112. Karimi B, Yunesian M, Nabizadeh R, Mehdipour P, Aghaie A. Is leukocyte telomere length related with lung cancer risk: A meta-analysis. Iran Biomed J. 2017; 21: 142-153. [CrossRef]
  113. Tu L, Huda N, Grimes BR, Slee RB, Bates AM, Cheng L, et al. Widespread telomere instability in prostatic lesions. Mol Carcinog. 2016; 55: 842-852. [CrossRef]
  114. Kammori M, Sugishita Y, Okamoto T, Kobayashi M, Yamazaki K, Yamada E, et al. Telomere short-ening in breast cancer correlates with the pathological features of tumor progression. Oncol Rep. 2015; 34: 627-632. [CrossRef]
  115. Lu Y, Yan C, Du J, Ji Y, Gao Y, Zhu X, et al. Genetic variants affecting telomere length are associated with the prognosis of esophageal squamous cell carcinoma in a Chinese population. Mol Carcinog. 2017; 56: 1021-1029. [CrossRef]
  116. Armanios M, Blackburn EH. The telomere syndromes. Nat Rev Genet. 2012; 13: 693-704. [CrossRef]
  117. Chiba K, Lorbeer FD, Shain AH, McSwiggen DT, Schruf E, Oh A, et al. Mutation in the promoter of the telomerase gene TERT contribute to tumorigenesis by a two-step mechanism. Science. 2017; 357: 1416-1420. [CrossRef]
  118. Mons U, Meuzzinler A, Schottker B, Dieffenbach AK, Butterbach K, Schick M, et al. Leukocyte telomere length and all-cause, cardiovascular disease, and cancer mortality: Results from individual-participant-data meta-analysis of 2 large prospective cohort studies. Am J Epidemiol. 2017; 185: 1317-1326. [CrossRef]
  119. Kaszubowska L. Telomere shortening and ageing of the immune system. J Physiol Pharmacol. 2008; 59: 169-186.
  120. Foster AD, Sivarapatna A, Gress RE. The aging immune system and its relationship with cancer. Aging Health. 2011; 7: 707-718. [CrossRef]
  121. Ernst A, Jones DT, Maass KK, Rode A, Deeg KI, Jebaraj BM, et al. Telomere dysfunction and chromothripsis. Int J Cancer. 2016; 138: 2905-2914. [CrossRef]
  122. Bojovic B, Crowe DL. Telomere dysfunction promotes metastasis in a TERC null mouse model of head and neck cancer. Mol Cancer Res. 2011; 9: 901-913. [CrossRef]
  123. Calado RT, Young NS. Telomere diseases. N Engl J Med. 2009; 361: 2353-2365. [CrossRef]
  124. Kim W, Ludlow AT, Min J, Robin JD, Stadler G, Mender I, et al. Regulation of the human telomerase gene TERT by telomere position effect—over long distances (TPE-OLD): Implications for aging and cancer. PLOS Biol. 2016; 14: e2000016. [CrossRef]
  125. Andrews B. Novel telomerase therapies, now and in the future [Internet]. Available from: https://www.youtube.com/watch?v=_2A2i3Jn63Y.
  126. Wan S, Hann HW, Ye Z, Hann RS, Lai Y, Wang C, et al. Prospective and longitudinal evaluations of telomere length of circulating DNA as a risk predictor of hepatocellular carcinoma in HBV patients. Carcinogenesis. 2017; 38: 439-446. [CrossRef]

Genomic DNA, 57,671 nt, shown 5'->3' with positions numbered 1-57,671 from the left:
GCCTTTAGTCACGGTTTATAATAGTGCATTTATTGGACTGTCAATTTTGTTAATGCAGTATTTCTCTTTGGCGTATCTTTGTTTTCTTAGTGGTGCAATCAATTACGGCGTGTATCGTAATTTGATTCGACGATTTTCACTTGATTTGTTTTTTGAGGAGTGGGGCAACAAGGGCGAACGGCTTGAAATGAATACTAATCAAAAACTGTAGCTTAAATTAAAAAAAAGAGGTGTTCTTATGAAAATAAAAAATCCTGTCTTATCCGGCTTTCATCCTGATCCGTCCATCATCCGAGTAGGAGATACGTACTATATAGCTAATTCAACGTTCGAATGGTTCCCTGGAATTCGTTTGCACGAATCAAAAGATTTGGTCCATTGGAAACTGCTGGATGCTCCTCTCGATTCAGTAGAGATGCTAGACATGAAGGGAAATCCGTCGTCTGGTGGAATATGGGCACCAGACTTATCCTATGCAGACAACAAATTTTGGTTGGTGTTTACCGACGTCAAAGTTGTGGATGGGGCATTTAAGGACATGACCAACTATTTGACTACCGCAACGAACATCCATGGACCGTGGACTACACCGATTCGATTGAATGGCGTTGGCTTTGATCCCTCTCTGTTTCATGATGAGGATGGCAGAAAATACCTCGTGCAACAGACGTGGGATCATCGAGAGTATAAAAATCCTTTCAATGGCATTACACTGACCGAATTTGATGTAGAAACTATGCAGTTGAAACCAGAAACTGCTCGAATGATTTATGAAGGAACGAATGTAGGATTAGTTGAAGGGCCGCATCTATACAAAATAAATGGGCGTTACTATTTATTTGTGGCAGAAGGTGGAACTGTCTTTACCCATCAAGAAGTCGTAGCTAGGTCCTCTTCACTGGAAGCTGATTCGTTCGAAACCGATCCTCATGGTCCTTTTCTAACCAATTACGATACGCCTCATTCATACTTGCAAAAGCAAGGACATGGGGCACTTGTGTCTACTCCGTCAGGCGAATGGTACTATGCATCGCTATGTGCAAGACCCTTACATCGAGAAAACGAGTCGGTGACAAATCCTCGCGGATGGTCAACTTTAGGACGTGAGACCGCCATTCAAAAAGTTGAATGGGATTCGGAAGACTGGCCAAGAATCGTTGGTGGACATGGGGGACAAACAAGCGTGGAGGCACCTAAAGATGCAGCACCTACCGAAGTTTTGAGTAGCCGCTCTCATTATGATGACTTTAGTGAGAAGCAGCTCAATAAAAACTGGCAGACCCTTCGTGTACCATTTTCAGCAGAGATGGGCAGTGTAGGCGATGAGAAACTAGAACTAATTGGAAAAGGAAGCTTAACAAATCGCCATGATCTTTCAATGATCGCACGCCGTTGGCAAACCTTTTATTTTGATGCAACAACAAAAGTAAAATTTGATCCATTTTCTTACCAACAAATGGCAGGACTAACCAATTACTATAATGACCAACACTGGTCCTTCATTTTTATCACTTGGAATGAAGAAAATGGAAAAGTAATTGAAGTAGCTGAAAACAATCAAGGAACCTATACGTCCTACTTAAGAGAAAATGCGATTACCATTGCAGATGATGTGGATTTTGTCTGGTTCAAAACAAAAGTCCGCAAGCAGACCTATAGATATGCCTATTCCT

127. Morales CP, Holt SE, Ouellette M, Kaur KJ, Yan Y, Wilson KS, et al. Absence of cancer−associated changes in human fibroblasts immortalized with telomerase. Nat Genet. 1999; 21: 115-118. [CrossRef]
  128. Bodnar AG, Ouellette M, Frolkis M, Holt SE, Chiu CP, Morin GB, et al. Extension of life-span by introduction of telomerase into normal human cells. Science. 1998; 279: 349-352. [CrossRef]
  129. Funk WD, Wang CK, Shelton DN, Harley CB, Pagon GD, Hoeffler WK. Telomerase expression restores dermal integrity to in vitro-aged fibroblasts in a reconstituted skin model. Exp Cell Res. 2000; 258: 270-278. [CrossRef]
  130. Nicholson IP, Gault EA, Foote CG, Nasir L, Bennett D. Human telomerase reverse transcriptase (hTERT) extends the lifespan of canine chondrocytes in vitro without inducing neoplastic transformation. The Veterinary Journal. 2007; 174: 570–576. [CrossRef]
  131. Muñoz-Lorente MA, Cano-Martin AC, Blasco MA. Mice with hyper-long telomeres show less metabolic aging and longer lifespans. Nat Commun. 2019; 10: 4723. [CrossRef]
  132. Jaskelioff M, Muller FL, Paik JH, Thomas E, Jiang S, Adams AC, et al. Telomerase reactivation reverses tissue degeneration in aged telomerase-deficient mice. Nature. 2011; 469: 102-106. [CrossRef]
  133. Shay JW, Wright WE. When do telomeres matter? Science. 2001; 291: 839-840. [CrossRef]
  134. Harley CB, Liu W, Flom PL, Raffaele JM. A natural product telomerase activator as part of a health maintenance program: Metabolic and cardiovascular response. Rejuvenation Res. 2013; 16: 386-395. [CrossRef]
  135. Salvador L, Singaravelu G, Harley CB, Flom P, Suram A, Raffaele JM. A natural product telomerase activator lengthens telomeres in humans: A randomized, double blind, and placebo controlled study. Rejuvenation Res. 2016; 19: 478-484. [CrossRef]
  136. Prieto-Oliveira P. Telomerase activation in the treatment of aging or degenerative diseases: A systematic review. Mol Cell Biochem. 2020. [CrossRef]
  137. de Jesus BB, Schneeberger K, Vera ME, Tejera A, Harley CB, Blasco MA. The telomerase activator TA-65 elongates short telomeres and increases health span of adult old mice without increasing cancer incidence. Aging Cell. 2011; 10: 604-621. [CrossRef]
  138. Sahin E, DePinho RA. Linking functional decline of telomeres, mitochondria and stem cells during ageing. Nature. 2010; 464: 520-528. [CrossRef]
  139. Daya S, Berns KI. Gene therapy using adeno-associated virus vectors. Clin Microbiol Rev. 2008; 21: 583-593. [CrossRef]
Announcement
Newsletter
Download PDF
0 0

TOP